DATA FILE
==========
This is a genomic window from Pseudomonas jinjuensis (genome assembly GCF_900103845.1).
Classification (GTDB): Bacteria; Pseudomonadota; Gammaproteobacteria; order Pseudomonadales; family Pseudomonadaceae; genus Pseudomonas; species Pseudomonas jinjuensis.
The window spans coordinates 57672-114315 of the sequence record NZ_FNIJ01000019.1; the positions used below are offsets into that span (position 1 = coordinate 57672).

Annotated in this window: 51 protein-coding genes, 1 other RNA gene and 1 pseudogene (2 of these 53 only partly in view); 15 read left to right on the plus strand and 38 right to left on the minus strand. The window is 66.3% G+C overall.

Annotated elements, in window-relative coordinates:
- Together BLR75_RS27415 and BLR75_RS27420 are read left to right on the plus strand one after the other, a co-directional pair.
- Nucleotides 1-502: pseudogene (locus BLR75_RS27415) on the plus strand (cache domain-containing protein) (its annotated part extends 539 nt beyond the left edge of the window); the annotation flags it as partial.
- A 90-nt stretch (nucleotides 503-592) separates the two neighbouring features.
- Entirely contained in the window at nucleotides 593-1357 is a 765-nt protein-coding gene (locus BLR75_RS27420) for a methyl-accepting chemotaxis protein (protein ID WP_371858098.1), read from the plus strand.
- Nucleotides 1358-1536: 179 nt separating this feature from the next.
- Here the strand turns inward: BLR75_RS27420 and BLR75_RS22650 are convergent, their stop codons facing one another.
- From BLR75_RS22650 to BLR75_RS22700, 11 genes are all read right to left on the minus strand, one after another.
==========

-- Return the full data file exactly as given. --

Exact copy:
This is a genomic window from Pseudomonas jinjuensis (genome assembly GCF_900103845.1).
Classification (GTDB): Bacteria; Pseudomonadota; Gammaproteobacteria; order Pseudomonadales; family Pseudomonadaceae; genus Pseudomonas; species Pseudomonas jinjuensis.
The window spans coordinates 57672-114315 of the sequence record NZ_FNIJ01000019.1; the positions used below are offsets into that span (position 1 = coordinate 57672).

Annotated in this window: 51 protein-coding genes, 1 other RNA gene and 1 pseudogene (2 of these 53 only partly in view); 15 read left to right on the plus strand and 38 right to left on the minus strand. The window is 66.3% G+C overall.

Annotated elements, in window-relative coordinates:
- Together BLR75_RS27415 and BLR75_RS27420 are read left to right on the plus strand one after the other, a co-directional pair.
- Nucleotides 1-502: pseudogene (locus BLR75_RS27415) on the plus strand (cache domain-containing protein) (its annotated part extends 539 nt beyond the left edge of the window); the annotation flags it as partial.
- A 90-nt stretch (nucleotides 503-592) separates the two neighbouring features.
- Entirely contained in the window at nucleotides 593-1357 is a 765-nt protein-coding gene (locus BLR75_RS27420) for a methyl-accepting chemotaxis protein (protein ID WP_371858098.1), read from the plus strand.
- Nucleotides 1358-1536: 179 nt separating this feature from the next.
- Here the strand turns inward: BLR75_RS27420 and BLR75_RS22650 are convergent, their stop codons facing one another.
- From BLR75_RS22650 to BLR75_RS22700, 11 genes are all read right to left on the minus strand, one after another.